# USER AGENTS
SetEnvIfNoCase User-Agent “libwww” keep_out
SetEnvIfNoCase User-Agent “DotBot” keep_out
SetEnvIfNoCase User-Agent “Nutch”  keep_out
SetEnvIfNoCase User-Agent “cr4nk”  keep_out
<Limit GET POST PUT>
Order Allow,Deny
Allow from all
Deny from env=keep_out
</Limit>

UPDATE: Many additional offending addresses were added between the date of the original posting and today.

That’s it for .htaccess, but here’s another file to check, php.ini. Make sure these lines are in it:

register_globals = Off
error_display (display_errors = Off)

The first line makes it harder for hackers to input malicious code, and the second line keeps hackers from discovering paths into your website from error information.

And in wp-config.php, replace the four default “secret keys” with your own. WordPress says the keys “make your site harder to hack and access harder to crack by adding random elements to the password.” You’ll never be asked for the keys. They function automatically to encrypt information. So make them as long and obscure as you want:

define(‘AUTH_KEY’, ‘YourSecretAuthKeyGoesHere’);
define(‘SECURE_AUTH_KEY’, ‘YourSecretSecureAuthKeyGoesHere’);
define(‘LOGGED_IN_KEY’, ‘YourSecretLoggedInKeyGoesHere’);
define(‘NONCE_KEY’, ‘YourSecretNonceKeyGoesHere’);

You can either make up keys, or click here for wordpress.org to generate random keys, which can be copied and pasted into wp-config.php.

Finally, add this line of code to your theme’s functions.php:

add_filter(‘login_errors’,create_function(‘$a’, “return null;”));

This will suppress login error messages, which would otherwise let hackers know that they were half-way into your website. For example, the error message “Incorrect password” means the username is correct and the password is incorrect. Why give out that information?

6. Permissions

Most web servers run UNIX or Linux software that designates file and directory permission levels, i.e., three digit numbers indicating limits to those allowed to read, write, and execute. If permissions are not set appropriately they can allow hackers to do mischief to your website. On my server, 755 is standard for directories, 644 for plugins and WordPress php files, and 666 for theme files. If you find permission 777, which allows anyone in the world to do anything, you will probably want to change it to a more restrictive number. I found an inappropriate 777 and was able to change it myself, using my host’s file manager. I just clicked on the directory, and then on the “change permissions” icon, and then I entered a new number. It’s a good idea to check with your host’s tech support as to what permissions they recommend and how best to change them if need be.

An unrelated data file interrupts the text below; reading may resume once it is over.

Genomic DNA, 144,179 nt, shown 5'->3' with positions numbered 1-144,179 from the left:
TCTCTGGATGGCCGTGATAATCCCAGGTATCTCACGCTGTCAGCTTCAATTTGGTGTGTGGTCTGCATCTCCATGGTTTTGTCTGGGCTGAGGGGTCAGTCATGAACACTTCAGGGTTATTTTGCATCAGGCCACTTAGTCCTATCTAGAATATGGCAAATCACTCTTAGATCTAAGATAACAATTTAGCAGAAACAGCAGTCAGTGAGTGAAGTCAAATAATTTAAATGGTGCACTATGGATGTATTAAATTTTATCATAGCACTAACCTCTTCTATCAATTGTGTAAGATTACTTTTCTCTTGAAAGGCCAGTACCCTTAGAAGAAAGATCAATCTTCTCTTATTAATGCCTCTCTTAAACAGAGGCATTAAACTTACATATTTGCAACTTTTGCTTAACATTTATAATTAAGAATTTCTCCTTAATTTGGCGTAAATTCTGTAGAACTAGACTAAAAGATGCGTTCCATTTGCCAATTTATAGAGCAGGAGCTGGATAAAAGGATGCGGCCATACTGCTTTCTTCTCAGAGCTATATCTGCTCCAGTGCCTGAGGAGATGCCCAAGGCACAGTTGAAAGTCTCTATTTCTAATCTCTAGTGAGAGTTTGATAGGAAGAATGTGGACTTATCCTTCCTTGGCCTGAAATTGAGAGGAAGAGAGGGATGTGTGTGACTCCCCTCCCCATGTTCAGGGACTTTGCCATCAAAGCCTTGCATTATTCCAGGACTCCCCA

7. Upgrade

Finally, I encourage you to take seriously notices about the availability of updates for your blogging software, plugins, or theme. It’s tempting to ignore such notices, if your website has been running smoothly and you are not aware of any recent hack or spam attacks. But you know that there’s an endless cat and mouse game underway between hackers and bloggers. When security flaws are discovered in software we use, it’s prudent to install updates that patch those flaws before they can be exploited on our websites.

On the other hand, updates can themselves be the cause of problems. It’s wise to wait at least a few days after updates are released before installing them, to give you time to search the internet for reports of problems and give the software developers time to correct such problems. And there is one further caution for bloggers who have customized their files. Updating may cause custom code to be overwritten. If code was well documented, it should not be too difficult to add it back, unless the updates are substantially different than the original software. I have found that some of the functions from custom code are now standard in upgraded software, but more often than not I have to weigh the value of upgrading against the difficulty of restoring custom code. My need for security enhancements in the upgraded software is often the deciding factor.